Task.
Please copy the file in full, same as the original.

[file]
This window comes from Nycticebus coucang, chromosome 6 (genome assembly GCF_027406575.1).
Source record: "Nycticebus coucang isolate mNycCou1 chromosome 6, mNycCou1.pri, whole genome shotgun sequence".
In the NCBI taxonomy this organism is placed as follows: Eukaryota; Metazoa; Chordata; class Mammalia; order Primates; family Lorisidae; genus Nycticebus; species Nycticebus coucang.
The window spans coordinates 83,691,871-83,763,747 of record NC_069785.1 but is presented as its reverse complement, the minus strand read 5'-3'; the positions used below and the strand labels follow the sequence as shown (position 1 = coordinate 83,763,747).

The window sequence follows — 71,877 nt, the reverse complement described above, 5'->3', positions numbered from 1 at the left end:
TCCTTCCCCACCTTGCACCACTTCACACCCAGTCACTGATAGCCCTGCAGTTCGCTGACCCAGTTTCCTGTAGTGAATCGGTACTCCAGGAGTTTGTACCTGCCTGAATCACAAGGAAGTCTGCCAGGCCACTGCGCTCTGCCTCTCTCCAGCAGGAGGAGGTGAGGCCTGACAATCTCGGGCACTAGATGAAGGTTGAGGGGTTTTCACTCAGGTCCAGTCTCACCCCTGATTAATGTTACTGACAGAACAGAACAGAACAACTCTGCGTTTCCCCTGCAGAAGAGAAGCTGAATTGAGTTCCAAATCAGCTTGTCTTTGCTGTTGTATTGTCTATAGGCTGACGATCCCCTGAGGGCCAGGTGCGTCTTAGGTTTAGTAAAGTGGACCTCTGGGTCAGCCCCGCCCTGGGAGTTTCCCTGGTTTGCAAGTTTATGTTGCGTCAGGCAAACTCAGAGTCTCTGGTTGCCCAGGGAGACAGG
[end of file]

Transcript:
This window comes from Nycticebus coucang, chromosome 6 (genome assembly GCF_027406575.1).
Source record: "Nycticebus coucang isolate mNycCou1 chromosome 6, mNycCou1.pri, whole genome shotgun sequence".
In the NCBI taxonomy this organism is placed as follows: Eukaryota; Metazoa; Chordata; class Mammalia; order Primates; family Lorisidae; genus Nycticebus; species Nycticebus coucang.
The window spans coordinates 83,691,871-83,763,747 of record NC_069785.1 but is presented as its reverse complement, the minus strand read 5'-3'; the positions used below and the strand labels follow the sequence as shown (position 1 = coordinate 83,763,747).

The window sequence follows — 71,877 nt, the reverse complement described above, 5'->3', positions numbered from 1 at the left end:
TCCTTCCCCACCTTGCACCACTTCACACCCAGTCACTGATAGCCCTGCAGTTCGCTGACCCAGTTTCCTGTAGTGAATCGGTACTCCAGGAGTTTGTACCTGCCTGAATCACAAGGAAGTCTGCCAGGCCACTGCGCTCTGCCTCTCTCCAGCAGGAGGAGGTGAGGCCTGACAATCTCGGGCACTAGATGAAGGTTGAGGGGTTTTCACTCAGGTCCAGTCTCACCCCTGATTAATGTTACTGACAGAACAGAACAGAACAACTCTGCGTTTCCCCTGCAGAAGAGAAGCTGAATTGAGTTCCAAATCAGCTTGTCTTTGCTGTTGTATTGTCTATAGGCTGACGATCCCCTGAGGGCCAGGTGCGTCTTAGGTTTAGTAAAGTGGACCTCTGGGTCAGCCCCGCCCTGGGAGTTTCCCTGGTTTGCAAGTTTATGTTGCGTCAGGCAAACTCAGAGTCTCTGGTTGCCCAGGGAGACAGG